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Asia Pacific Region Behind in Child Mortality and Sanitation


The Asian Development Bank says Asia and the Pacific are behind in meeting certain parts the United Nation's Millennium Development Goals. A new report by the ADB and the UN Development Program says progress is slow in reducing child mortality, providing safe drinking water and improving sanitation facilities.

The newly released report by the Manila-based Asian Development Bank and the United Nations marks the halfway point of the UN's 15-year campaign to reduce extreme poverty and improve the quality of life worldwide by 2015.

The report says the Asia Pacific region accounts for about 65 percent of the world's underweight children. It also says the region has 60 infant deaths for every thousand live births - almost double that of Latin America and the Caribbean.

Within the region, South Asia has significant problems with child mortality. India has a rate of 74 deaths per one-thousand live births, while in Pakistan, it is 99 deaths per thousand.

The joint report says another key area in which the Asia-Pacific region is lagging behind is in basic sanitation facilities, ranging from household toilets to community latrines. Haishan Fu is with the UN Economic and Social Commission.

"In rural areas, only 30% of the population has access to basic sanitation facilities. This is an improvement from 15% since 1990. Altogether, we have one-point-five billion people, which is 75% of the world's rural population without access."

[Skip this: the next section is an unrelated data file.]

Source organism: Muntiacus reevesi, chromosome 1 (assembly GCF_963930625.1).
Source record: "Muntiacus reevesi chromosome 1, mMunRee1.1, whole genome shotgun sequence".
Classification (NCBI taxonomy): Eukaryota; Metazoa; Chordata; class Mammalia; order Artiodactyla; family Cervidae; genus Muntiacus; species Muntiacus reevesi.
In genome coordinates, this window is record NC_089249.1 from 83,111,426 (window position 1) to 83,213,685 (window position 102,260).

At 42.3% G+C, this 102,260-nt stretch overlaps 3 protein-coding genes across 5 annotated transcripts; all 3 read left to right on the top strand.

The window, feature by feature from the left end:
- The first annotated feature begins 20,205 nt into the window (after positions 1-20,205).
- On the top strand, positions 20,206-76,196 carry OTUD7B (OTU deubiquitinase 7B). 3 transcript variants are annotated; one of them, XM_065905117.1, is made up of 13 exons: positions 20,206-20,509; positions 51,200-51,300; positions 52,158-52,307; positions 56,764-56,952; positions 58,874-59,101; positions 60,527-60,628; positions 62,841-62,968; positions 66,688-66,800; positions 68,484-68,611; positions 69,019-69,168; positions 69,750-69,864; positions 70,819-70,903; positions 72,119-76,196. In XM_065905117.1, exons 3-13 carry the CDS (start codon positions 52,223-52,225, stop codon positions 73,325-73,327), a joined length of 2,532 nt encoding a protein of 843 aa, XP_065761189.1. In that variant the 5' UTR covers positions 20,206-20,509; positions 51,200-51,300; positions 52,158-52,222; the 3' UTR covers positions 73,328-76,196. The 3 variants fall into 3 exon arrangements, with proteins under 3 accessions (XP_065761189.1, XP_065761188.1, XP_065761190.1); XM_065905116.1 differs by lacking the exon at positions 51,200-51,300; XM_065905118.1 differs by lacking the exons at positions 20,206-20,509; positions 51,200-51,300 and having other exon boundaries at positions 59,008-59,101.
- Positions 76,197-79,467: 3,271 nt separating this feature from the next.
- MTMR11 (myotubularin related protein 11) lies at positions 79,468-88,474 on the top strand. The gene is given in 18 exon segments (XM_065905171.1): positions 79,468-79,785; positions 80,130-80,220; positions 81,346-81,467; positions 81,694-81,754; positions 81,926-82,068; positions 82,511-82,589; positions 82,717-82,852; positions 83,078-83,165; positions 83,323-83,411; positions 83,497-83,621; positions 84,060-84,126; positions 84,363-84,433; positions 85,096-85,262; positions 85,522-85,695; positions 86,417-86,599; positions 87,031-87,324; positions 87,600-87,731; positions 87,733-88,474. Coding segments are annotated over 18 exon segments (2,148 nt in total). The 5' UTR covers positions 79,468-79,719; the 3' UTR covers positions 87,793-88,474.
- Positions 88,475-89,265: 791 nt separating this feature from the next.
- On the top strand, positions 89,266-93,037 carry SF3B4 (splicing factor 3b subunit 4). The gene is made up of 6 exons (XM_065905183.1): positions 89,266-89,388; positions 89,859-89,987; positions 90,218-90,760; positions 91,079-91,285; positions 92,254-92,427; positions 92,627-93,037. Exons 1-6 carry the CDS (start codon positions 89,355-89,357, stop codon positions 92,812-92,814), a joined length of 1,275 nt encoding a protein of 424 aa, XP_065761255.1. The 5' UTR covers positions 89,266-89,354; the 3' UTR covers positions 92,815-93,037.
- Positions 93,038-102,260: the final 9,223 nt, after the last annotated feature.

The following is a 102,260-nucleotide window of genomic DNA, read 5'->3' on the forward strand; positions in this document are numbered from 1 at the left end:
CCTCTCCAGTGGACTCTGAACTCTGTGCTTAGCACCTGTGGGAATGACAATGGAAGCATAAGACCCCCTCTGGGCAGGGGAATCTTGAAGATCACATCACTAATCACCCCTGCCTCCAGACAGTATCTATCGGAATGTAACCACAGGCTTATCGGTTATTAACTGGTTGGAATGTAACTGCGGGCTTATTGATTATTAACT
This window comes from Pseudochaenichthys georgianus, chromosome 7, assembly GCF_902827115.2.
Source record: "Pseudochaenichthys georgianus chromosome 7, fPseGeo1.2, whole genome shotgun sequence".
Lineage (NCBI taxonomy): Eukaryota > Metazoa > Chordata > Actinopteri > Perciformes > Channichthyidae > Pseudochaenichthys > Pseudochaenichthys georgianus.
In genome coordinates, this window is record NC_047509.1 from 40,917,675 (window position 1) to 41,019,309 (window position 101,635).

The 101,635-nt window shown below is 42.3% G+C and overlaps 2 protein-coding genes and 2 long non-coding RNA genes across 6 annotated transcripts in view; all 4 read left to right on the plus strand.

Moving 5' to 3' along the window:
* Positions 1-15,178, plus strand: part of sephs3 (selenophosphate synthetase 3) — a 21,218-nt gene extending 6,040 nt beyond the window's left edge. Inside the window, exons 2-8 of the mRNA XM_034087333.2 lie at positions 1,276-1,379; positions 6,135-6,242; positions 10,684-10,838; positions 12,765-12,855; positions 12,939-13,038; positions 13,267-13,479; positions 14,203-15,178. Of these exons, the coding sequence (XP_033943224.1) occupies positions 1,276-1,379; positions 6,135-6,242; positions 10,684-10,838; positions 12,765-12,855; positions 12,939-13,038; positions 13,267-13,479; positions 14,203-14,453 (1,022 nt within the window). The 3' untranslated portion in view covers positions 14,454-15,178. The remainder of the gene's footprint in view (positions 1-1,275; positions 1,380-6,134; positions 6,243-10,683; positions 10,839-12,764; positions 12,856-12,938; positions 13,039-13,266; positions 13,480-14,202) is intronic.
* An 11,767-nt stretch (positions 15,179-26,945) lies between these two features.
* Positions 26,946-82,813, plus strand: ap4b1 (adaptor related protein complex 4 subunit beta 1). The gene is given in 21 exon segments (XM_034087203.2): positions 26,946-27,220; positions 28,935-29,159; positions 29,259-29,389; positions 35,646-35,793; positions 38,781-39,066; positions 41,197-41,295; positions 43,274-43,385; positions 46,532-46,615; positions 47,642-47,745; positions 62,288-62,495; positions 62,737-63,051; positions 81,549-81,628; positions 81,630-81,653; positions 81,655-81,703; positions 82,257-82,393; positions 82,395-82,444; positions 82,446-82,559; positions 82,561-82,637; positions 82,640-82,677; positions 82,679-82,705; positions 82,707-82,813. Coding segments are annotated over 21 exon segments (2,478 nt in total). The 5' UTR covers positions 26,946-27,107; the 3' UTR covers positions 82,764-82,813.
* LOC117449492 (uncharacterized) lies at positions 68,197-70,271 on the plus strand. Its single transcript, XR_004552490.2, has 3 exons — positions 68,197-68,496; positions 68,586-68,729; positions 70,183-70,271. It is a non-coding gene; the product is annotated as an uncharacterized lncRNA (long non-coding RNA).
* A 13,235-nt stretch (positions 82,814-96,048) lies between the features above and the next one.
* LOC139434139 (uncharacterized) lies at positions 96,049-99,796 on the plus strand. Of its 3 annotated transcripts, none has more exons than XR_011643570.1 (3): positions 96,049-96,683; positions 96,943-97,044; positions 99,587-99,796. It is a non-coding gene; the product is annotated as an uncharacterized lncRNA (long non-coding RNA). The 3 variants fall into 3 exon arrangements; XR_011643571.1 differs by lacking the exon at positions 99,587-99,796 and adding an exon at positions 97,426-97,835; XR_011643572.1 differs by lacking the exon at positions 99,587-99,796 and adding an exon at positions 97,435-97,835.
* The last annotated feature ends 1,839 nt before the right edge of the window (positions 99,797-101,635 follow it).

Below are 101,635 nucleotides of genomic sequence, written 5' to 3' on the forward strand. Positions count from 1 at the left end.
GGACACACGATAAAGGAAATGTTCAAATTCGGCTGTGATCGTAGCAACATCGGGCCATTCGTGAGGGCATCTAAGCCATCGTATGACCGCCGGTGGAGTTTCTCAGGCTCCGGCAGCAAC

ADB researchers found that access to clean water in rural area is increasing, but availability of clean drinking water is worsening in cities as growing urban populations are straining water systems.

Despite the shortcomings, the report says the Asia Pacific region remains dynamic and is forging ahead in many other areas of development. Access to primary education is increasing and the prevalence of tuberculosis is falling. The report say the region is on track to achieve the 2015 target of cutting extreme poverty in half, establish universal education and achieve gender parity.

However, several nations continue to show high poverty rates, including Cambodia, Laos, Bangladesh and India. The region still has 641 million people living on less than one dollar a day.

The Millennium Development Goals were set by the United Nations in the year 2000, with the intention of reducing extreme poverty and making improvements in education, gender quality, fighting HIV/AIDS, child mortality and other areas.

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